I don’t know about you, but I find shopping malls to be tremendously tiring: so many choices, so many people, so much noise. But at the same time, shopping malls can be truly surprising, and even inspiring.

The last time I’ve found myself in a shopping mall, a crying kid got my attention. A preschooler. Big tears were rolling on his cheeks, and sheer disappointment covered his cute little face. Why, you may wonder? Because the toy tablet he wanted to play with refused to change its screen whenever he swiped. He couldn’t seem to understand why. His swiping was perfect every time.

Forgive me for generalizing, but if all kids today — the iGeneration — expect all screens to be interactive, and are disappointed when they find the contrary, what can we expect from them when they grow up?

What will they expect the world to be?

What will they expect the workplace to be?

And why should companies care about this now?

But first…

What is the iGeneration?

The iGeneration — also referred to as the Generation Z, or the Founders — is the generation following Millennials. The lines between generations are always blurry, but one could say that people born after 2000 (today’s babies, toddlers, and teenagers) belong to the iGeneration.

If Millennials find it hard to remember a time before Google, the iGeneration not only have a hard time imagining a Google-less world, but they find it hard to remember a world without Apple. They grew up and are growing up surrounded by iPods, iPhones, iPads, and all the iProducts the tech giant heavily markets all over the world. Ergo, they got the iGeneration tag.

What will the iGeneration expect from the workplace?

Maybe it’s too early to consider this, but you know what every mother says about her children:

They grow up so fast…

And they will grow up, and they will join the workforce. And this will happen sooner rather than later.

The iGeneration’s expectations from the workplace will probably be similar to today’s Millennials’ expectations:

  • Real work-life balance. A pipe does not break only during weekends. A cold does not cure itself overnight. A human being cannot have high productivity for eight hours straight, day after day. Employees need to have more control over when and how they work, and when and how they do something else.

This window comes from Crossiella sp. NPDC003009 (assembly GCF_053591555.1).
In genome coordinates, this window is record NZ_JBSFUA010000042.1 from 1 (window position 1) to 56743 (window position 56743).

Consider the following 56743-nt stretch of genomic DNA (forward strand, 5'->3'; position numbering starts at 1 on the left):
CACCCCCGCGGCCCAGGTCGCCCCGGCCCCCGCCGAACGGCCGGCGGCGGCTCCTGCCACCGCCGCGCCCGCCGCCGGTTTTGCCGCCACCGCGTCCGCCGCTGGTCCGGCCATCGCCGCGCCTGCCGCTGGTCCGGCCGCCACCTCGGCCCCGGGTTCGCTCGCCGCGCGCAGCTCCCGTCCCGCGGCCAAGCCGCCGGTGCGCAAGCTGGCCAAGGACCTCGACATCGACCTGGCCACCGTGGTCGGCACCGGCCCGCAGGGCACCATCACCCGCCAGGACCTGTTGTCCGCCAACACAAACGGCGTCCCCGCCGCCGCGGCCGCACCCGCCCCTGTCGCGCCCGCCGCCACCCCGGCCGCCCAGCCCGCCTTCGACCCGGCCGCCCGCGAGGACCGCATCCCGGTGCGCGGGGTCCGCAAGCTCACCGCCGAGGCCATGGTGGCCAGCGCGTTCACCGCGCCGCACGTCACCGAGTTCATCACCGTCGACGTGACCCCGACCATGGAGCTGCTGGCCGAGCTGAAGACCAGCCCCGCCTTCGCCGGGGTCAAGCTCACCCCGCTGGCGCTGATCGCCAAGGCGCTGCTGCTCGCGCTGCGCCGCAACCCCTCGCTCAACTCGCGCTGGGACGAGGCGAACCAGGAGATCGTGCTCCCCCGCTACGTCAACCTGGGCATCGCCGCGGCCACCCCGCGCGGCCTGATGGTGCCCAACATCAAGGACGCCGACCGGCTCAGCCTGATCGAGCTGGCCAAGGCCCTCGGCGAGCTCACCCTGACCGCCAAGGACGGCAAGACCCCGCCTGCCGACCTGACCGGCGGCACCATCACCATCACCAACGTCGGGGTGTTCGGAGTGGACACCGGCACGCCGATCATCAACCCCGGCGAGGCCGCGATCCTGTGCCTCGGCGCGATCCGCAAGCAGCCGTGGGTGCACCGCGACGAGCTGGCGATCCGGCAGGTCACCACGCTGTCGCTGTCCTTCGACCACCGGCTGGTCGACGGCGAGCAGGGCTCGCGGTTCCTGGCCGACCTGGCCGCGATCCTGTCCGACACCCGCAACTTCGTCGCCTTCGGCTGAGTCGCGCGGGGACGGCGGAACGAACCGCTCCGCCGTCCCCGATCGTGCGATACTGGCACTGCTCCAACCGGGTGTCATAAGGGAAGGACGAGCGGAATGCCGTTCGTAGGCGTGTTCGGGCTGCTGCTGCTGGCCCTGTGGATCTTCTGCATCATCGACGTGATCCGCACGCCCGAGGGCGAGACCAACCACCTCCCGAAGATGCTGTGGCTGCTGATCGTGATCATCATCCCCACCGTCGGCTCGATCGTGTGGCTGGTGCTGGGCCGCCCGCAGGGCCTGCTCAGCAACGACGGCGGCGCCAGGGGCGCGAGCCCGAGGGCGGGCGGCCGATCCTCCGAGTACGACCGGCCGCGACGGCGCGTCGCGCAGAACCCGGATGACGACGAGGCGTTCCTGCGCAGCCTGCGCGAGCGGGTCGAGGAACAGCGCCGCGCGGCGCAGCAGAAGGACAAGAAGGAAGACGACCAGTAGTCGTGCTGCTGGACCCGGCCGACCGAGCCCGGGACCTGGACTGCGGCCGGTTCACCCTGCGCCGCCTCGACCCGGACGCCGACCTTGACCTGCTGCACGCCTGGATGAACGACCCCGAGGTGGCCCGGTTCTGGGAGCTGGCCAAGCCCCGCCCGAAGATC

• Mobility. Desktop computers are great, but they have one big flaw: they have to stay in one place for a long time. Laptops, tablets, and smartphones can be as powerful — if not more powerful — than desktop computers. And they can be carried wherever. The iGeneration will be less and less glued to office chairs.
  • Always-on connectivity. A tech device, an internet connection, and a search engine. That’s the minimum necessary to perform knowledge-based work any time. As long as they have a safe internet connection, why should it still matter where exactly the iGeneration employees will be located when performing work? That’s right, it won’t.
  • Great UX. From browser versions to the company website, from the internal CRM system, to the company LMS, the iGeneration won’t be impressed with a less than great user experience. If a touchscreen won’t respond to a swipe, they’ll be disappointed. Maybe they won’t cry, like the kid in the shopping mall, but they sure will find something else to do with their time.
  • A knowledge-sharing culture. Information used to mean power; now, information is on its way to becoming the greatest currency to reaching power. Social media and the share, share, share mantra is definitely a factor that contributes to this. All kids do all day is learn. They’ll become adults who’ll know that learning never stops, especially not after joining the workforce. So the iGeneration will expect everyone to share what they know, and become more powerful together.

And maybe the iGeneration will expect even more from their workplace. If you ask me, they’ll probably have better chances to get what they want than today’s employees.

Why should companies care about the iGeneration’s expectations?

The business world may be dynamic, but I think there is one thing that won’t change by the time the iGeneration will become a significant part of the workforce: businesses will buy less and less physical labor and more and more brain power from their employees.

Today’s knowledge-based economy will only expand. Automation will transform traditional jobs, and make room for new ones.

Skills like critical thinking, complex problem solving, selective attention, active listening, communication, and creativity will make the difference when the iGeneration will take over the workforce.

They may seem now like spoiled little brats who don’t know the value of iProducts, but they are more than that. They are the future.

According to Josh Bersin, the Principal and Founder of Bersin by Deloitte, the future of work is already here, and it’s not as scary as you’d think. So smart companies will start to prepare sooner rather than later. And when time comes, they’ll be ready for the iGeneration.

Author: Livia M

Livia is the main online voice of MATRIX by CYPHER LEARNING. She writes about workplace learning and L&D strategies for businesses, as well as other training and e-learning related subjects.